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Impact of hypertrophic pulmonary osteoarthropathy on patients with lung cancer

Authors Fang YH, Hsu CC, Hsieh MJ, Hung MS, Tsai YH, Lin YC

Received 13 April 2017

Accepted for publication 25 September 2017

Published 25 October 2017 Volume 2017:10 Pages 5173—5177


Checked for plagiarism Yes

Review by Single-blind

Peer reviewers approved by Dr Colin Mak

Peer reviewer comments 2

Editor who approved publication: Prof. Dr. Geoffrey Pietersz

Yu-Hung Fang,1 Chien-Chin Hsu,2 Meng-Jer Hsieh,3,4 Ming-Szu Hung,1,5,6 Ying-Huang Tsai,1,3 Yu-Ching Lin1,4–6

1Department of Pulmonary and Critical Care Medicine, Division of Thoracic Oncology, Chang Gung Memorial Hospital, Puzi, 2Department of Nuclear Medicine, Chang Gung Memorial Hospital, Kaohsiung Branch, Kaohsiung, 3Department of Respiratory Therapy, College of Medicine, Chang Gung University, Guishan, 4Department of Pulmonary and Critical Care Medicine, Division of Pulmonary Infection and Critical Care Medicine, Chang Gung Memorial Hospital, 5Department of Respiratory Care, Chang Gung University of Science and Technology, Puzi, 6Department of Medicine, College of Medicine, Chang Gung University, Guishan, Taiwan, Republic of China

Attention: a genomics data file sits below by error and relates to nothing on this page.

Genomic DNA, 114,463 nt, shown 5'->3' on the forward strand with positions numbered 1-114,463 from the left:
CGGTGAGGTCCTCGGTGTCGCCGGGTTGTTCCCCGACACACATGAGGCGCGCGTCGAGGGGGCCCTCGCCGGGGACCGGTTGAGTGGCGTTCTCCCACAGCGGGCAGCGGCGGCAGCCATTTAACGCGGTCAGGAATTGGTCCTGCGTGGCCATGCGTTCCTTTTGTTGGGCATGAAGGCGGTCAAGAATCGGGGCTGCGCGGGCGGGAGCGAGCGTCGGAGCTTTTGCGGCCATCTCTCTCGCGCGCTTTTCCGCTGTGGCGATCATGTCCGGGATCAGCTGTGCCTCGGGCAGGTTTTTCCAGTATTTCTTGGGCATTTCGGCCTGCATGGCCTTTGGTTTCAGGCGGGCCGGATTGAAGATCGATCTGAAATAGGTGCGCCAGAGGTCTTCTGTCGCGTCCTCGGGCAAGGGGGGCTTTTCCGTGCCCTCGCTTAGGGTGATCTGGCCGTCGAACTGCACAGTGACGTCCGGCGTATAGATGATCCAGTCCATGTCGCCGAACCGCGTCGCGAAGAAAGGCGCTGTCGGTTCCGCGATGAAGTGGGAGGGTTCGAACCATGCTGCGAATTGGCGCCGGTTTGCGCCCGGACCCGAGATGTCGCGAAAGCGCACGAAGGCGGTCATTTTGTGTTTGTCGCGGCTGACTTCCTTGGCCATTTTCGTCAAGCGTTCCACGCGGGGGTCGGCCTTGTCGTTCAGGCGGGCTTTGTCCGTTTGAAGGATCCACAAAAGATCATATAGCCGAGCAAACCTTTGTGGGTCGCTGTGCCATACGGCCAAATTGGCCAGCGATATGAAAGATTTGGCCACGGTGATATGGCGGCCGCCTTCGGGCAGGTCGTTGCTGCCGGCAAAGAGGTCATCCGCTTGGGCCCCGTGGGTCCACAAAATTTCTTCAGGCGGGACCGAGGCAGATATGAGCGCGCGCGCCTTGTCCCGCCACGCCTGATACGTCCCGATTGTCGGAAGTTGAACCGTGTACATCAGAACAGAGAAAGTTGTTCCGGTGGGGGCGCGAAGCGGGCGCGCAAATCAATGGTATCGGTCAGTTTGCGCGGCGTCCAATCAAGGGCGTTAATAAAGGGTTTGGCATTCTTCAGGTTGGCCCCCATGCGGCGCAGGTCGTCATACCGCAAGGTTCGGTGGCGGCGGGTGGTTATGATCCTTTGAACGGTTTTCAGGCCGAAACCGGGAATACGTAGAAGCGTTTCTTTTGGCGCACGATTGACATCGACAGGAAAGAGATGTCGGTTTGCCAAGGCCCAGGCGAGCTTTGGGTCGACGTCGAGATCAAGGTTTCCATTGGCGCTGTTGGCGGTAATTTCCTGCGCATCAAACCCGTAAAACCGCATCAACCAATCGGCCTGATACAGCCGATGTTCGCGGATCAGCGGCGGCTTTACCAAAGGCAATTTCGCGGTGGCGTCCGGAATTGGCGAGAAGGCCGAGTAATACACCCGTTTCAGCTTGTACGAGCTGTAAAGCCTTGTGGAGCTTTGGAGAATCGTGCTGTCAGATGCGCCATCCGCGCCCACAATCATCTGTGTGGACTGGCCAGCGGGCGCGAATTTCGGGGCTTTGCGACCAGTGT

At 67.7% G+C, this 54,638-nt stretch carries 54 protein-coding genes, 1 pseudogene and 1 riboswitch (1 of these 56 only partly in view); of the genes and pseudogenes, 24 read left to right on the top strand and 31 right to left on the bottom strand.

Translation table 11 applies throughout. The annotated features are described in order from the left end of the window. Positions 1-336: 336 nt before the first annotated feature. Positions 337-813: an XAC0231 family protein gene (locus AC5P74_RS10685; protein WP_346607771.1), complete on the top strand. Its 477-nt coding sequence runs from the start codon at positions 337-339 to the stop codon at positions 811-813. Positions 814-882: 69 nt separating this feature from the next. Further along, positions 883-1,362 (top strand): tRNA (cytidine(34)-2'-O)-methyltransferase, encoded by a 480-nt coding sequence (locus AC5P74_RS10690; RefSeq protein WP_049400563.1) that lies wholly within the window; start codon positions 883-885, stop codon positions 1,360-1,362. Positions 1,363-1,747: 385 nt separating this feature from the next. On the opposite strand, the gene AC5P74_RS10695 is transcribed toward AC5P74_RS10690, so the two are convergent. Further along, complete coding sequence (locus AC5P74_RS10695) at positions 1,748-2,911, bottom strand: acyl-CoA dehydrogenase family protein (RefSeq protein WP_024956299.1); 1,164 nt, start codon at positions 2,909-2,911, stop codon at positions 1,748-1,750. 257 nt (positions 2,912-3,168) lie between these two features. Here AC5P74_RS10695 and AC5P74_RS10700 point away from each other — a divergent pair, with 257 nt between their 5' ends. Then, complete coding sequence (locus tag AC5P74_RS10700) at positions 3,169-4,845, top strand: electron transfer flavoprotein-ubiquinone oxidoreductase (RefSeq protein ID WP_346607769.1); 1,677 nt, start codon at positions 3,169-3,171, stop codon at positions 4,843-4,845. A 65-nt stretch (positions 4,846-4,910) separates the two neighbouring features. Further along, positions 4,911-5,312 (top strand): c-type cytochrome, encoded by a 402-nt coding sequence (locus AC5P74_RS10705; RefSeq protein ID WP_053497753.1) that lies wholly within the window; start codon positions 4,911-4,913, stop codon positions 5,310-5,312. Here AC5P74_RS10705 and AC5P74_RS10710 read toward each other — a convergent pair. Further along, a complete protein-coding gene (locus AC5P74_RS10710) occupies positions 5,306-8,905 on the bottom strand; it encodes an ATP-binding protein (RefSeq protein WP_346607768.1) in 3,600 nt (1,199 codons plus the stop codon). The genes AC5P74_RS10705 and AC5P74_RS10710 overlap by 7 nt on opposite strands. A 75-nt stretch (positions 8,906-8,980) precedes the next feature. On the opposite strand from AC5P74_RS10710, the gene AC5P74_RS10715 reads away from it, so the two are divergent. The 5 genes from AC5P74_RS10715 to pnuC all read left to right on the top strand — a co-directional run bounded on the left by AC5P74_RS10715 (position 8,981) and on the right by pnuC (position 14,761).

Purpose: Hypertrophic pulmonary osteoarthropathy (HPOA) is a rare disease that most commonly occurs secondary to lung cancer. However, the clinical significance of HPOA remains unclear. The aim of this study was to evaluate the impact of HPOA on patients with lung cancer in Taiwan.
Patients and methods: Data regarding lung cancer patients who demonstrated findings of HPOA on bone scintigraphy between 2010 and 2016 were retrospectively analyzed. Pathological confirmation of cases was conducted at Chiayi and Kaohsiung Chang Gang Memorial Hospital. Clinical characteristics, including gender, smoking status, histology subtype, clinical stage, and epidermal growth factor receptor (EGFR) status were investigated.
Results: We identified 69 lung cancer patients with typical HPOA findings on bone scintigraphy. Among them, 56 were male (81.2%) and 51 were ex-smokers or current smokers (73.9%). Adenocarcinoma was the most common histology subtype (n=42, 60.9%). Of 34 patients subjected to EGFR mutation analysis, only 4 (11.8%) had EGFR-tyrosine kinase inhibitor (EGFR-TKI)-sensitive mutations.
Conclusion: Male, smoking, and adenocarcinoma were the most common clinical characteristics of lung cancer patients with HPOA in our cohort. However, the proportion of EGFR-TKI-sensitive mutation cases was extremely low.

Keywords: EGFR, lung cancer, hypertrophic pulmonary osteoarthropathy, bone scintigraphy

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